Driving: How to Know When It’s Time to Stop

Being able to drive is a source of pride for most individuals. It means they are independent and can travel where they want, when they want. However, operating a vehicle requires focus and quick reaction time, which naturally tend to diminish with age. For a person with Alzheimer’s disease, however, these vital abilities decrease at an accelerated rate, making it more difficult to know exactly when the individual should stop driving.

Because Alzheimer’s robs people of their short-term memory, it can be easy to get lost while driving, and the geospatial issues that the disease also causes can make it difficult to judge distances or predict upcoming traffic issues. These deficiencies can lead to life-threatening accidents.

When it’s time to stop

Reasoning skills are also affected by Alzheimer’s disease, so often the person will resist requests to stop driving. The responsibility really lies with the family members or caregiver to decide when the person is unsafe behind the wheel. Some warning signs of unsafe driving include:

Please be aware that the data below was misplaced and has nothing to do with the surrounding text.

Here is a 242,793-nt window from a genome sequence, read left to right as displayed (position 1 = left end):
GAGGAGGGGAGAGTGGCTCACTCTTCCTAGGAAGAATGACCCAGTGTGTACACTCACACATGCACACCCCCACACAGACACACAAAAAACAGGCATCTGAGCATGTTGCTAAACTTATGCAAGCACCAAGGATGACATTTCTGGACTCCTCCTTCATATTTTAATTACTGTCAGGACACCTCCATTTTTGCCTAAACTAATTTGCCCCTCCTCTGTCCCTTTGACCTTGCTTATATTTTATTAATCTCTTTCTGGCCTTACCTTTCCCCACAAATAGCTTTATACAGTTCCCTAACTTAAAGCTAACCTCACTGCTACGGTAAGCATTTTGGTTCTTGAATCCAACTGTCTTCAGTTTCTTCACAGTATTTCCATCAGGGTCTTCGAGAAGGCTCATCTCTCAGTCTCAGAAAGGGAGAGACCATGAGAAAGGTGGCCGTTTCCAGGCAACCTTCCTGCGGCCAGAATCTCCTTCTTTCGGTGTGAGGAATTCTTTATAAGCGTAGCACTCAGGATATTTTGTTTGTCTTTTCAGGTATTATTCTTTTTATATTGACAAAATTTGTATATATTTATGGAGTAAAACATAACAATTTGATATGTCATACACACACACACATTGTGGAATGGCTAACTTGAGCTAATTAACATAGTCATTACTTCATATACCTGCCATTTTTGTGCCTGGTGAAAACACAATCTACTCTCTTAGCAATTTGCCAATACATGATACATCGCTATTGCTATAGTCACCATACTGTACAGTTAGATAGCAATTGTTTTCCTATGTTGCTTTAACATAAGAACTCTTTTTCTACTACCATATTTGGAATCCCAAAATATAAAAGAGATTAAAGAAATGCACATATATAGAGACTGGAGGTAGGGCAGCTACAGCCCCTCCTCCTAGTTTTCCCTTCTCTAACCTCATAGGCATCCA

• Forgetting how to locate familiar places
  • Difficulty seeing things on the road
  • Running through stop signs
  • Making slow or poor decisions
  • Hitting the curb while driving
  • Confusing the brake and gas pedal
  • Becoming angry, frustrated, anxious or confused while driving
  • Difficulty keeping the car in the center of the lane
  • A series of close calls or collisions, even if minor

The decision to tell a loved one that he or she is unsafe behind the wheel is a difficult one to make, but could save lives. Luckily, home care agencies, like Visiting Angels in the San Francisco Bay area, can provide reliable Alzheimer’s information and are always available for transportation needs and other in-home care services for your aging loved one. Contact us in Alameda County at (510) 284-0000 or in Santa Clara County at (408) 735-0977 for more information.